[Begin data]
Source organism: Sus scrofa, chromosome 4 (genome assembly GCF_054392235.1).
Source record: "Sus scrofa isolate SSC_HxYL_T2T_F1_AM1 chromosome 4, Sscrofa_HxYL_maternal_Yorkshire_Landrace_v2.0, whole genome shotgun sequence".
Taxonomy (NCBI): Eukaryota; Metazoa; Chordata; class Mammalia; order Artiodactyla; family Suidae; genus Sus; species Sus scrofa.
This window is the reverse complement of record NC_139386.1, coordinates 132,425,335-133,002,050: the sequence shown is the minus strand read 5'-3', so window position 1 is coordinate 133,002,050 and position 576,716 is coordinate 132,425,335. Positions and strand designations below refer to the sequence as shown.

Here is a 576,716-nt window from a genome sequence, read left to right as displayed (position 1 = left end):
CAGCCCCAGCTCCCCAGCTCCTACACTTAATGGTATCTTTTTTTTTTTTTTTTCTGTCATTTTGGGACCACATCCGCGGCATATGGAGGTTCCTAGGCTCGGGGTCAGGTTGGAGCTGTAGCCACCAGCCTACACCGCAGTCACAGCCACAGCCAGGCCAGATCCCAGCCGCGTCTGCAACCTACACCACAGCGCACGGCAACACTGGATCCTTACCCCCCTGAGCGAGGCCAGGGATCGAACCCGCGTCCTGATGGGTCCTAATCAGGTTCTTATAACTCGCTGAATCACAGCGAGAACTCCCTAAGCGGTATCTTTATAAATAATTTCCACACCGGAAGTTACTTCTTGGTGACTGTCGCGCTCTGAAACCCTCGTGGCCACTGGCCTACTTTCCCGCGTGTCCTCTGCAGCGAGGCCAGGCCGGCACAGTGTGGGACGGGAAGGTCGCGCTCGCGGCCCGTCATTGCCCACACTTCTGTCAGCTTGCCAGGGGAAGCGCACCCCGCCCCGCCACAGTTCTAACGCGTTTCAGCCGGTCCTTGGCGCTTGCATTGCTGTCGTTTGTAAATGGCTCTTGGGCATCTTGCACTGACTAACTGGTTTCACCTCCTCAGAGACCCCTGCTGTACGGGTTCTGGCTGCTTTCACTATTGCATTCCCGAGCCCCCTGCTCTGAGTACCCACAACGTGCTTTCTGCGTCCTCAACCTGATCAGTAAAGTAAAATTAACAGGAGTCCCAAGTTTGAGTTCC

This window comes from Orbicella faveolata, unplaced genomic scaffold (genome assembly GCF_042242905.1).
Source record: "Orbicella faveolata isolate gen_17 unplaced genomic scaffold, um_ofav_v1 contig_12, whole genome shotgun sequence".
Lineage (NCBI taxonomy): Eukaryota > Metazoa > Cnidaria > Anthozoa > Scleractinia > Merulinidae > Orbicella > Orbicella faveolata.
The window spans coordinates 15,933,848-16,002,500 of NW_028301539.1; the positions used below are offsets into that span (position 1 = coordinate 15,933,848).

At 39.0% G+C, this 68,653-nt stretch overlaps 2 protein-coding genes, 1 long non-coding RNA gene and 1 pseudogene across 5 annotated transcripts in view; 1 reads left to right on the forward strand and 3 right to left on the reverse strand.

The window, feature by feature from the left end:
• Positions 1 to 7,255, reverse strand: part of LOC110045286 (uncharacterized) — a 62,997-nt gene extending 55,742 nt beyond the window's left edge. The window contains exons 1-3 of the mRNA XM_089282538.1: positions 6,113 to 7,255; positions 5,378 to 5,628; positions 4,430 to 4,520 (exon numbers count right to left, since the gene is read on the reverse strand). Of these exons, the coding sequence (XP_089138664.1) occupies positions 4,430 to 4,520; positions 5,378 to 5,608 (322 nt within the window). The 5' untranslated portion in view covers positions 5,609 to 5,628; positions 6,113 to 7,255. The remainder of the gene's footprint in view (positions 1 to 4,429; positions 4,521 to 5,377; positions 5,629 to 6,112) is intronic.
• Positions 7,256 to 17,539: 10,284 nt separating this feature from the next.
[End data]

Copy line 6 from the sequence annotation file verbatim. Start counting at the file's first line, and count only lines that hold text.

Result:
CAGCCCCAGCTCCCCAGCTCCTACACTTAATGGTATCTTTTTTTTTTTTTTTTCTGTCATTTTGGGACCACATCCGCGGCATATGGAGGTTCCTAGGCTCGGGGTCAGGTTGGAGCTGTAGCCACCAGCCTACACCGCAGTCACAGCCACAGCCAGGCCAGATCCCAGCCGCGTCTGCAACCTACACCACAGCGCACGGCAACACTGGATCCTTACCCCCCTGAGCGAGGCCAGGGATCGAACCCGCGTCCTGATGGGTCCTAATCAGGTTCTTATAACTCGCTGAATCACAGCGAGAACTCCCTAAGCGGTATCTTTATAAATAATTTCCACACCGGAAGTTACTTCTTGGTGACTGTCGCGCTCTGAAACCCTCGTGGCCACTGGCCTACTTTCCCGCGTGTCCTCTGCAGCGAGGCCAGGCCGGCACAGTGTGGGACGGGAAGGTCGCGCTCGCGGCCCGTCATTGCCCACACTTCTGTCAGCTTGCCAGGGGAAGCGCACCCCGCCCCGCCACAGTTCTAACGCGTTTCAGCCGGTCCTTGGCGCTTGCATTGCTGTCGTTTGTAAATGGCTCTTGGGCATCTTGCACTGACTAACTGGTTTCACCTCCTCAGAGACCCCTGCTGTACGGGTTCTGGCTGCTTTCACTATTGCATTCCCGAGCCCCCTGCTCTGAGTACCCACAACGTGCTTTCTGCGTCCTCAACCTGATCAGTAAAGTAAAATTAACAGGAGTCCCAAGTTTGAGTTCC